Highly selective modification and detection of epigenetic target nucleobases via tailored TALEs
The invention developed at the University of Konstanz allows for the highly selective detection of epigenetic nucleobases in freely selectable sequences. For the first time, the nucleobases selective, chemical modification of DNA is directly combined with tailored TALE repeats. That leads to a significant competitive advantage regarding sample integrity and required instrumentation.
Epigenetic analyses close the gap between genetic predisposition (genotype) and appearance (phenotype). For the fine regulation of gene expression, there are different chemical switching elements that are located directly on the DNA. They can deactivate parts thereof, but do not change its structure. The actual expression of a genotype therefore depends on these regulation mechanisms and makes a specialization of cells possible in the first place.
Detection methods for epigenetic nucleobases have already been established. However, their procedures still need to be optimized, as the technologies available today require multiple steps and/or workarounds.
Transcription-activator-like effectors (TALEs) are modularly structured proteins from chains of repetitive sequences that can be combined arbitrarily and selectively bind to DNA sequences. This allows for the generation of very specific binding proteins. Today, these are mainly used in genome engineering, but have not yet been considered for the in-vitro detection of epigenetic modifications.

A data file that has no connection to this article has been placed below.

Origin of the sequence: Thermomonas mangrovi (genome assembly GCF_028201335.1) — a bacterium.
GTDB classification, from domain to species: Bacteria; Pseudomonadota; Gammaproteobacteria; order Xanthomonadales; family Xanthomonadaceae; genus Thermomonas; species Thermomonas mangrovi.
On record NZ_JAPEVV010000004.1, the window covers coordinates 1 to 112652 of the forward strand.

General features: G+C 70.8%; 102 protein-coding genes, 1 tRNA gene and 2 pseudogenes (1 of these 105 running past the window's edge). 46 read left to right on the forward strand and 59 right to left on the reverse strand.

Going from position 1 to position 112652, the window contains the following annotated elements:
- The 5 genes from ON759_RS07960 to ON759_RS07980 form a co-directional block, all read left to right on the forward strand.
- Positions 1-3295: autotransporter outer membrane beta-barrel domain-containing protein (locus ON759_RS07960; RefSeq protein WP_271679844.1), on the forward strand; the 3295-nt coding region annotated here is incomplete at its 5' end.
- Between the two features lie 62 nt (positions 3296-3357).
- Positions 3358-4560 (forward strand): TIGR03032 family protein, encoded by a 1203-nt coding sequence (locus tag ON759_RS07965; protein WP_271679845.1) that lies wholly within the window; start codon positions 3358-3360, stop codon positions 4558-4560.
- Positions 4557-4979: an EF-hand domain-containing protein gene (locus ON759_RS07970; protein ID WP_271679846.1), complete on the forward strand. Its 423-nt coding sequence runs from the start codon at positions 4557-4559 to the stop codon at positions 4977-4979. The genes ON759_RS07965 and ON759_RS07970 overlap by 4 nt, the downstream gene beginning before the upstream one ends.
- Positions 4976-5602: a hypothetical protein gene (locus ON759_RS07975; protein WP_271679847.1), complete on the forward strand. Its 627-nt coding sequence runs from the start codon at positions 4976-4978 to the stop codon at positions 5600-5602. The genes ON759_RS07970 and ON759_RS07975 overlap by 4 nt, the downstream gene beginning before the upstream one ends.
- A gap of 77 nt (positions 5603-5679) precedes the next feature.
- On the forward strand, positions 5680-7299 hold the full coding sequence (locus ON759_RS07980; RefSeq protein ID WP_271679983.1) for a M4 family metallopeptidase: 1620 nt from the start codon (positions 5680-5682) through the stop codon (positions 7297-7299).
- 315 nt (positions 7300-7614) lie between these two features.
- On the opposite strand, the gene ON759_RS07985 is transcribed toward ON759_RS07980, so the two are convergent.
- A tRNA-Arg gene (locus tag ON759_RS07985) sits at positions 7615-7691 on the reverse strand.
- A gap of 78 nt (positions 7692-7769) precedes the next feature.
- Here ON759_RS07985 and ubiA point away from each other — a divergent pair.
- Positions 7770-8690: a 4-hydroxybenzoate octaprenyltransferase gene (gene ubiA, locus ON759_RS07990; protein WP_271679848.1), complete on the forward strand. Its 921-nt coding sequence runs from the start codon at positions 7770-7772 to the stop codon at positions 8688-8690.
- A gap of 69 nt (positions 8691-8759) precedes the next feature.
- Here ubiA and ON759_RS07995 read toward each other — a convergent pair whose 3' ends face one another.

The invention developed at the University of Konstanz allows for the highly selective detection of epigenetic nucleobases in freely selectable sequences. For the first time, the nucleobases selective, chemical modification of DNA is directly combined with TALEs or tailored TALE repeats (mutants). The modification leads to the enlargement of the structural difference between the target nucleobase type and other, non-modified nucleobases. This enables a selective discrimination of a specific, freely selectable target sequence. The procedure harnesses the different affinity of the specifically designed TALE regarding its binding to DNA double strands and enables a simple, high-resolution and selective analysis of epigenetic cytosine derivatives. The technology can be combined with conventional biotechnological methods such as PCR, gel electrophoresis, micro-arrays or NGS and can be easily integrated into existing processes.
- Highly selective detection of freely selectable epigenetic target sequence
- Nucleobase selective modification of DNA to enlarge structural differences
- Significant competitive advantage regarding sample integrity and instrumentation required
- Combinable with a variety of well-known detection methods for sequence and concentration of target nucleic acids
- Easy to integrate into existing processes
In times of personalized medicine, individual considerations of the genome are becoming more and more important, but epigenetics is also playing an increasingly significant role in medical prevention. It allows us to identify cancer, for instance, at a very early stage by detecting specific DNA methylation patterns.